The AC is not working. The shop up in Portland basically wouldn’t touch it because they “didn’t have an r12 machine” I’m pretty sure they just didn’t want to deal. I bought a used and rebuilt AC compressor but have not yet attempted the fix. As all SF residents know, it’s not needed here.

In addition to the compressors, I have an additional set of tail lights, all kinds of plastic pieces, brand-new in-box front struts, a complete set of manuals, the factory EQ, and stuff.

This car currently has some mid-wear, mid-tier Japanese tires; its handling would benefit from a new set. But shoes are personal, and I will leave that to the next owner, or if the car is being shipped or driven back to some far-off land, we can arrange to have a new set installed here before pick up.

To restore something is an attempt to erase time, to bring an object “back to new.” I have done this with a car; it is labor-intensive and gratifying when complete. But it can only set you up for disappointment if the goal is to enjoy the elevated utility of a cool old car. With every drive you are moving away from the restoration you’ve just completed, you are at war, stuck between binary pleasures.

To preserve a car is to operate in a less precious and more celebratory mindset, to embrace patina. It is Japanese denim that gets worn daily and creases to perfection but only gets washed twice a year with cold water and vinegar. It is the 50-year-old telecaster, shiny but battle-scarred with a brand new set of strings. This 200SX is preserved, stabilized for pleasure, asking to be loved, parked inside, and then driven on the backroads to prom. It shows its age with pride, well moisturized, exercised frequently but untouched by botox.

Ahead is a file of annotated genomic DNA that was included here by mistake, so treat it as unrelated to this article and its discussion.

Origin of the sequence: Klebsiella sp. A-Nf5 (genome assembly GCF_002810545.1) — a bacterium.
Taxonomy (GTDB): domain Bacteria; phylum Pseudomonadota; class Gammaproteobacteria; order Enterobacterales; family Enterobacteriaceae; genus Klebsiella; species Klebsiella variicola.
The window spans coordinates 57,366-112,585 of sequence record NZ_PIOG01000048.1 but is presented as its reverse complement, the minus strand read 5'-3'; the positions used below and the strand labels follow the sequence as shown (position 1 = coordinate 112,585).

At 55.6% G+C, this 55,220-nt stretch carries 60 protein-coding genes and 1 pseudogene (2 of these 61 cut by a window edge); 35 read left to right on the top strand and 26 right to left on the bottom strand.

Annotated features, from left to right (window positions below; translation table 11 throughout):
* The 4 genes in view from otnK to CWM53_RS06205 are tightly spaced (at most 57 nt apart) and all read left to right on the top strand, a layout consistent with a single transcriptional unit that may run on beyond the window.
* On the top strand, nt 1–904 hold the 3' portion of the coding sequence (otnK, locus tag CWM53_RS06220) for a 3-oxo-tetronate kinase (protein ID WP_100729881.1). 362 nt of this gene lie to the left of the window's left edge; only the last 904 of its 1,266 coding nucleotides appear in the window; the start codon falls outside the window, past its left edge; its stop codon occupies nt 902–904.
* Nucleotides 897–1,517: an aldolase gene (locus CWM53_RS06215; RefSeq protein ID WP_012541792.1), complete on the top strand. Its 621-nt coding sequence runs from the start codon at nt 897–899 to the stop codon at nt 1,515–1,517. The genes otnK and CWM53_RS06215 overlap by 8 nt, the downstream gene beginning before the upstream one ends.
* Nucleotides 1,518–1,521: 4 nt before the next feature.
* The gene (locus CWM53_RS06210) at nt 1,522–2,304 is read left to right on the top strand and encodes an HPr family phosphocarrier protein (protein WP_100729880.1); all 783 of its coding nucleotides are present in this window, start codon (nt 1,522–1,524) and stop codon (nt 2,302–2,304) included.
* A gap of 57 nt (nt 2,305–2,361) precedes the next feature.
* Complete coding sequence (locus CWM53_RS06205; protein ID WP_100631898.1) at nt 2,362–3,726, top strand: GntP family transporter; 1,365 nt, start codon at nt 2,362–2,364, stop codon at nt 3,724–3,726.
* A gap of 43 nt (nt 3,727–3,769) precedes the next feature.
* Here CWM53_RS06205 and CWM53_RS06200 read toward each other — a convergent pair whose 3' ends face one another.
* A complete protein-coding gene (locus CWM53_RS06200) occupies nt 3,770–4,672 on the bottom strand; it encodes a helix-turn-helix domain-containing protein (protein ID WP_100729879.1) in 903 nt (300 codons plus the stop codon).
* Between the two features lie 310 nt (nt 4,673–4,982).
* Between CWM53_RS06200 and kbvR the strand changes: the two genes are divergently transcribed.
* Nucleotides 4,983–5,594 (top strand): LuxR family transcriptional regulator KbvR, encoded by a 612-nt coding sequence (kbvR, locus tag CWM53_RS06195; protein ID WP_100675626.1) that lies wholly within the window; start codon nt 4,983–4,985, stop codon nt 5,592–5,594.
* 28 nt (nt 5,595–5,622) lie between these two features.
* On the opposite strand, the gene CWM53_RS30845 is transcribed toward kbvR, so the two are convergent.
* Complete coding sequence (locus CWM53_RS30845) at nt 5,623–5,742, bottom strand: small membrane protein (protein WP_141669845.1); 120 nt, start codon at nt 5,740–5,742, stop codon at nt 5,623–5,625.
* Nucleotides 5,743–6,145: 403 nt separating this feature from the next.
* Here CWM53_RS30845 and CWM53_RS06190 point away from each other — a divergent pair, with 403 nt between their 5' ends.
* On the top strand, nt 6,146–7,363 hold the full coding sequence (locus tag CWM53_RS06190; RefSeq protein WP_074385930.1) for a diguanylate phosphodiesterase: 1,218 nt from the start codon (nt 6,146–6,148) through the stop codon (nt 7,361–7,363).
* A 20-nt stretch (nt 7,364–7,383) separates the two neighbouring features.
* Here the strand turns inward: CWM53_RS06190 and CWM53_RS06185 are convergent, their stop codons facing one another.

I have sold nine cars in the last five years, most have gone out of state, and not one experience has been negative: New Jersey, Massachusetts, Hawaii, and Colorado. I can provide references for all these sales and describe our process. Across the country or Hawaii is typically around $1500.

I am Aaron; I run a relatively well-engaged automotive imagery and philosophy account called Rad Report. Me and my cars have been covered in multiple outlets, including Car & Driver, Jalopnik, and Huckberry. (Links for all these can be found below).

I collect experiences, not cars; this has been a great 18-month journey. But, it’s time to find this 200sx a new caretaker.

I took these pictures with a Fujifilm X-S10. I have done my best to capture the unique red of the car and document the (charming) moments of wear and repair throughout the car. These are not Photoshopped.
Craigslist allows for limited pictures at limited resolution; you should never decide based solely on what you see here. I have provided over 200 full-res images of the car for you to peruse and zoom at will, files in duplicate on iCloud ( and google drive (


See a better way to drive something red?